Organized Panel Session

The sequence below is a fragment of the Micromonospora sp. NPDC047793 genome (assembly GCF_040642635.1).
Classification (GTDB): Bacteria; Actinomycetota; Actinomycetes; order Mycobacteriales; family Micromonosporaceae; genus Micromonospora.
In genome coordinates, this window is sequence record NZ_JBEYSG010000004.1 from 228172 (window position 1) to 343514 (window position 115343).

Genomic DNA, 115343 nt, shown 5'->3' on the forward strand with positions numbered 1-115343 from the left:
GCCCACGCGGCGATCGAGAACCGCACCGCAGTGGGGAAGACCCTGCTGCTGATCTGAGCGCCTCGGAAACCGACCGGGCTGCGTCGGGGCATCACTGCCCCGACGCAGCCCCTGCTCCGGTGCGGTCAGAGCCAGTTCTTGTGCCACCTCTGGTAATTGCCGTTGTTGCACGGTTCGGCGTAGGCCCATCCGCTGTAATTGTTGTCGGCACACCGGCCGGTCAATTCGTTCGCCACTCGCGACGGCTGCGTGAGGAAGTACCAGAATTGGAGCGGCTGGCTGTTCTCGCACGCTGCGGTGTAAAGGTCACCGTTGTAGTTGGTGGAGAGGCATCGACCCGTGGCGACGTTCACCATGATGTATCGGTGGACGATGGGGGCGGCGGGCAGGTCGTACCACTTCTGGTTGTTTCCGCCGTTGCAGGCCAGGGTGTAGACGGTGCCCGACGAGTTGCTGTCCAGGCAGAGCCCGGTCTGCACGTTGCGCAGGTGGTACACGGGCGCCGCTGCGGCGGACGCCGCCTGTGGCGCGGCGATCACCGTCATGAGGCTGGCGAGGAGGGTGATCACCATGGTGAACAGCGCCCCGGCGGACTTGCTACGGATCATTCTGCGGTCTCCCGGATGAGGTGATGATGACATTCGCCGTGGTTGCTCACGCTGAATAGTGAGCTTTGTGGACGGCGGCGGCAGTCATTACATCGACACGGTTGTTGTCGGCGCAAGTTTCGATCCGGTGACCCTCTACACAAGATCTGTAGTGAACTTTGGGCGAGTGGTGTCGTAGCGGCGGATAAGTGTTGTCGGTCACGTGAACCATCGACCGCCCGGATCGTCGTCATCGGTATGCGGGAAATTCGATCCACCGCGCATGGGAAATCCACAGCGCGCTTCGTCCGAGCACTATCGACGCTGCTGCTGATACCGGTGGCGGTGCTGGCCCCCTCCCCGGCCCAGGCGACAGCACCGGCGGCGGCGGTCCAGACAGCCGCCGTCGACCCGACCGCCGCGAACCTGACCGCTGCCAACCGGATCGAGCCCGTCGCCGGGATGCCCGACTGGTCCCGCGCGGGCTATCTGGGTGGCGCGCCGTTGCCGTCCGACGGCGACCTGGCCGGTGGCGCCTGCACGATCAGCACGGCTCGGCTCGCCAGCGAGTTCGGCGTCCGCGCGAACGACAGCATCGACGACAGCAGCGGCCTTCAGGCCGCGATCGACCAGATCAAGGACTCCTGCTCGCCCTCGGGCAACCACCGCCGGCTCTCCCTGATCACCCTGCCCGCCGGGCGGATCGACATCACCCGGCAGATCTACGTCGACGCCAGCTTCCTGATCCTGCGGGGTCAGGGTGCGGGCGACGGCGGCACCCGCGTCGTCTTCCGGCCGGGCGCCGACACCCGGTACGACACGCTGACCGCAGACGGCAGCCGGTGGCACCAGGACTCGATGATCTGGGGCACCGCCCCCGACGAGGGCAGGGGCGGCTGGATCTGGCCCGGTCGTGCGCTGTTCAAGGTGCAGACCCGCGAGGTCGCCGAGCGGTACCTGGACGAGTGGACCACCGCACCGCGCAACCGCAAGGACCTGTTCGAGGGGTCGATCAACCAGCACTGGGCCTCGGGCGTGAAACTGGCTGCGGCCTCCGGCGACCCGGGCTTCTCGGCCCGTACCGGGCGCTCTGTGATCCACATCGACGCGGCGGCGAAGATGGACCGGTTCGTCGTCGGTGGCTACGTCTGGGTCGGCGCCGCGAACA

This panel engages with the Southeast Asian turn in modern Chinese cultural studies since the 2000s. From “Chinese,” “Sinophone” to “Sino-Southeast Asia,” the plurality of terms underscore the contested scholarly interpretations of Chinese cultural production and networks concerning the region. Yet, historically, how did artists negotiate local self-understandings and extra-local perspectives of linguistic and ethnic relations to the region? Through examples of Southeast Asian Chinese literature, film and theater from the 1950s till today, this panel examines cultural flows in the region at significant historical junctures while addressing issues of memory, ethnicity and national identities. Taninvestigates how Singapore writer Wei Beihua’s exposition of Singapore-Malaya-Indonesia connections at the height of Southeast Asian decolonization in the 1950s can explain the tensions between modernist and nationalist impulses in his works. Chanexamines co-existing modes of transregionalism in Malaysian writer Xiao Hei’s short story through the poetics of mobility across two generations of Chinese migrants in West Malaysia at the end of China’s Cultural Revolution. Stenberg traces the development of Sino-Javanese wayang potehi in post-Suharto Indonesia and discusses its transformation from a Chinese temple-based performance into a contemporary art form that traverses ethnic and geographical boundaries. Situating Taiwan-based Malaysian filmmaker Lau Kek Huat’s documentaries about Cold War historical memories in the contemporary context of international film circuits and production networks, Wijaya demonstrates the films’ institutional negotiations across East and Southeast Asia. Collectively, these papers conceptualize Southeast Asia as a shifting discursive construction shaped by historically situated creative practices and transregional cultural crossings.